OK, we've all read the sci-fi tales of
great ships of the void zipping hither and yon at extreme speeds,
whether it's Doc Smith or David Weber.

Often, the ships must accelerate to
some large fraction of lightspeed using some form of conventional
propulsion, before being able to zap into hyperspace. Or, they just go Really Fast in normal space.

So... just what are the energy
requirements here? How much of the ship has to be fuel, and how fast
can it go?

For simplicity, I'll examine the
as-built Skylark, in which Richard Seaton went gallivanting off to
Osnome. (This is based on the heavily-revised 1958 Pyramid edition
of *The Skylark of Space*, 'cause that's the one I've got in
front of me.) This is a fairly simple one, for various reasons:

- Relativistic effects don't apply,
for reasons that are hand-waved away.
- The propulsion system uses total
conversion of matter to energy, which saves me the trouble of
looking up the energy yield of fusion reactions.
- The propulsion system is also,
presumably, perfectly efficient, and apparently reactionless.
- The mass of fuel is stated in the
book.

So, let's see now: “It was a
spherical shell of hardened steel of great thickness, some forty feet
in diameter.” Weight, “thousands of tons.” The energy source
is total conversion of copper: four-hundred-pound bars thereof; with
four bars aboard, the energy of one is available for outbound
acceleration, so we'll use that. When the *Skylark* is rebuilt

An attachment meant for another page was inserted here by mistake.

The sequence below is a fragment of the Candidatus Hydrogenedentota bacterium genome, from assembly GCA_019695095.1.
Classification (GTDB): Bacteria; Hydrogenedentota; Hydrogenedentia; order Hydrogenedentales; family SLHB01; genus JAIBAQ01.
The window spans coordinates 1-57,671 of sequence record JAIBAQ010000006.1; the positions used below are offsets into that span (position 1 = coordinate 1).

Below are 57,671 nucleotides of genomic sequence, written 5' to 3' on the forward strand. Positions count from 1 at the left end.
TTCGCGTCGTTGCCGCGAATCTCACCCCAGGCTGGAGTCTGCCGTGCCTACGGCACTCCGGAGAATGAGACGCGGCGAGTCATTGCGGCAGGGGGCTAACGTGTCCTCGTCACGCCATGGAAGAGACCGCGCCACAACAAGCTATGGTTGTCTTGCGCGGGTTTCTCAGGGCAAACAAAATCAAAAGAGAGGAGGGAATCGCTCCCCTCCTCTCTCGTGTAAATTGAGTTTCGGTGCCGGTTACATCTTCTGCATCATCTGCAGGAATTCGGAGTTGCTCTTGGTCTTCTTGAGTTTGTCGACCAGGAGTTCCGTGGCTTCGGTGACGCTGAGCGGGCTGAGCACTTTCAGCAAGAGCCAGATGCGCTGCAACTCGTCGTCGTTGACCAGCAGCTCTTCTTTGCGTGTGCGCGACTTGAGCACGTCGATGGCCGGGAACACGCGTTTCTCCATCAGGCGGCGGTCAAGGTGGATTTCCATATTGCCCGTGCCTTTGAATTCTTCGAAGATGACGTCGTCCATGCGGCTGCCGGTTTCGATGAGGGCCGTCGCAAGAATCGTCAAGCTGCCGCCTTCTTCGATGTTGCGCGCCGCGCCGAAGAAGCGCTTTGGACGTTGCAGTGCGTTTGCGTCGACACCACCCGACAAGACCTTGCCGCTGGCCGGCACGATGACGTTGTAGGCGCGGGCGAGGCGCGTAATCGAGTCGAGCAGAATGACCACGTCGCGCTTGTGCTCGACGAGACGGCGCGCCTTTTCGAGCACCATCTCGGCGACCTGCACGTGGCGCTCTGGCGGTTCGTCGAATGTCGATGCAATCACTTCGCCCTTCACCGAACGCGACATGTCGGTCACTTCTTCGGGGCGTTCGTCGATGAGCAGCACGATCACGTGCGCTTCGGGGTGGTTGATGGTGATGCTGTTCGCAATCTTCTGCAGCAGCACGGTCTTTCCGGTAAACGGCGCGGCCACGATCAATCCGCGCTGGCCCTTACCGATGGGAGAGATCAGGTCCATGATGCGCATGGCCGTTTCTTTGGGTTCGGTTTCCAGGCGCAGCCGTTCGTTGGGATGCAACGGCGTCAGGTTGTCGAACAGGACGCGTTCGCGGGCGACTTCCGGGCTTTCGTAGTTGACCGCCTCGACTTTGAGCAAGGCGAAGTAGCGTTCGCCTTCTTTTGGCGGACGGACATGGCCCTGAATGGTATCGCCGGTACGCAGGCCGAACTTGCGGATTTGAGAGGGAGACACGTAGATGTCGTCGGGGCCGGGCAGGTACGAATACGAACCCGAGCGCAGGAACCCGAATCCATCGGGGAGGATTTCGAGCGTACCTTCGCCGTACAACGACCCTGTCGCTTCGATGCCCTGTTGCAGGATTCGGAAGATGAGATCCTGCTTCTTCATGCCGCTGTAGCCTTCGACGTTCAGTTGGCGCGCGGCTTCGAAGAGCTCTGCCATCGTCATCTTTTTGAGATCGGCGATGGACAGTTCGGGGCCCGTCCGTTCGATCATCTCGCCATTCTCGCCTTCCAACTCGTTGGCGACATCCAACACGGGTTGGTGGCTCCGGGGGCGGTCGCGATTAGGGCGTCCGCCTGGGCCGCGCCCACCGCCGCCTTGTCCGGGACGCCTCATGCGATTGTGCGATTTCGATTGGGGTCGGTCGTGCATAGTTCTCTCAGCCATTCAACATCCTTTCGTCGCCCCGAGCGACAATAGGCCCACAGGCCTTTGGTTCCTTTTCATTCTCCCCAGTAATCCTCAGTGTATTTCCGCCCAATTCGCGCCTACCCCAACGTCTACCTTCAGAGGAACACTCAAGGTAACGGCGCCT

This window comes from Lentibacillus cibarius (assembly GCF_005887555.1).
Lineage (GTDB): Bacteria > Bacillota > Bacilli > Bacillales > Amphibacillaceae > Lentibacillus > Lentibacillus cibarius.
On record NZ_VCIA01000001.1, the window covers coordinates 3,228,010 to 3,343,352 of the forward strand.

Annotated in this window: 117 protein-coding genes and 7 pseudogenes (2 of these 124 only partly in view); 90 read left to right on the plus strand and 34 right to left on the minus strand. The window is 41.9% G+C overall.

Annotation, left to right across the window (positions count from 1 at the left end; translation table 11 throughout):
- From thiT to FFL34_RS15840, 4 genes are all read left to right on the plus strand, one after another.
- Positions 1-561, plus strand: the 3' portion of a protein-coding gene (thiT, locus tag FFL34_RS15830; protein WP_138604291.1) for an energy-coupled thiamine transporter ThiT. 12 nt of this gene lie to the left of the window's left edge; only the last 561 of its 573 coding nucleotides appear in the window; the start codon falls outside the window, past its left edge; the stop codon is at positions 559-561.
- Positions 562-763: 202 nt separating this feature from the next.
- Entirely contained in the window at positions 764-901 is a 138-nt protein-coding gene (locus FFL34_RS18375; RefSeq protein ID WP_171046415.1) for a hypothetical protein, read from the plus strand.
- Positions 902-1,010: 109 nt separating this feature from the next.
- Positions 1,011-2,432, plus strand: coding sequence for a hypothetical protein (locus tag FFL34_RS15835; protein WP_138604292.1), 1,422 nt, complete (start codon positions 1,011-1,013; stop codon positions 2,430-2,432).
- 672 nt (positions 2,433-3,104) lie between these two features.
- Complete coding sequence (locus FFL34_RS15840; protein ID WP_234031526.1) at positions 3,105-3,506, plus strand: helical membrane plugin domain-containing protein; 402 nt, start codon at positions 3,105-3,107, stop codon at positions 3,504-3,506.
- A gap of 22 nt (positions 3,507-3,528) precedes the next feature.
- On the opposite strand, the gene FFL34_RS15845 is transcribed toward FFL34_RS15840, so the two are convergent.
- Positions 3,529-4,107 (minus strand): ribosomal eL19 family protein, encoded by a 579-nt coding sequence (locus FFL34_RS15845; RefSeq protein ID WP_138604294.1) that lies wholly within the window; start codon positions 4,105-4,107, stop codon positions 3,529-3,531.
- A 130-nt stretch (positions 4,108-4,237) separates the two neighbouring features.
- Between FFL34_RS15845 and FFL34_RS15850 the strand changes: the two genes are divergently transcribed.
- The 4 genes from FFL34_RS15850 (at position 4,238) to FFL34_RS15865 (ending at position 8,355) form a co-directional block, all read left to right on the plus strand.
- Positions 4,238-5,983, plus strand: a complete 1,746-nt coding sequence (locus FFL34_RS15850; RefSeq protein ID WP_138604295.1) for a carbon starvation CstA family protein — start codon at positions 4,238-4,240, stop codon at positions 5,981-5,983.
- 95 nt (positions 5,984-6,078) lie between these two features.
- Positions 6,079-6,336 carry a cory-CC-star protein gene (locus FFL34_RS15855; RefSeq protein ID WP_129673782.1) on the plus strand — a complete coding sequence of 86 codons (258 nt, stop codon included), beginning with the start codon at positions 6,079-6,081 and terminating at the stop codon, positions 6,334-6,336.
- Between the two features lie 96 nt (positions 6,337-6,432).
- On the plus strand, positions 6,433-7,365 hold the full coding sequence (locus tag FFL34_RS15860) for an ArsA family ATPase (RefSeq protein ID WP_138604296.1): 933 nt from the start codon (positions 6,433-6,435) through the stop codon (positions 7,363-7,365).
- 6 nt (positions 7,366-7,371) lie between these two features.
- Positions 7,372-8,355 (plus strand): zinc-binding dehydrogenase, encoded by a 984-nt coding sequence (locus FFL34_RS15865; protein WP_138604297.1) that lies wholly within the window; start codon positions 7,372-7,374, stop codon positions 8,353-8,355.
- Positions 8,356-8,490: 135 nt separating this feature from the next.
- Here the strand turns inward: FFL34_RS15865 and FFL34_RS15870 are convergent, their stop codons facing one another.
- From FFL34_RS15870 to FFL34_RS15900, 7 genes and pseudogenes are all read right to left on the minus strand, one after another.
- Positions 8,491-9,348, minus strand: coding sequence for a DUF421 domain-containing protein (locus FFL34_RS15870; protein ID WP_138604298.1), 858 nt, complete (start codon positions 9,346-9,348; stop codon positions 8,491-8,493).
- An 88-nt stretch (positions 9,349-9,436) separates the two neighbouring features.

with an arenak hull, the “great thickness” of the original is
revealed to be four feet.

OK, now, we've got some numbers we can
work with. Converting to real units, we have a steel spherical shell
of outside radius 610 cm, and inside radius 488 cm, for a volume of
464 million cm^{3}; taking the density of steel to be 7.86
g/cm^{3}, that works out to 3.65E+6 kg, or 3650 (metric)
tons, for the hull, disregarding portholes and the massive internal
structures.

To accelerate this, we have the energy
a 400-pound copper bar, converted entirely to usable energy;
1.814E+2 kg converts, using the famous formula, to 1.63E+19 Joules.

So, when a 3.65E+6 kg object has a
kinetic energy of 1.63E+19 J, how fast is it going? Last I heard,
E=½mv^{2}, so v=sqrt(2E/m) = sqrt(8.96E+12 J/kg) = 2.989E+6 m/s.

Just about 0.01*c*. Well, I guess we
didn't have to worry about those relativistic effects after all.

And so much for gallivanting around the
galaxy.

Note that none of this applies if the
hero has some sort of inertialess, or low-inertia, drive, such as a
Bergenholm; with those, the mass of the ship is eliminated or
reduced, so that kinetic energy ceases to be a consideration (or at
least is scaled down).

**Update**, a few minutes later: Corrected a couple of numbers; I forgot to apply the 2 in sqrt(2E/m) the first time around.

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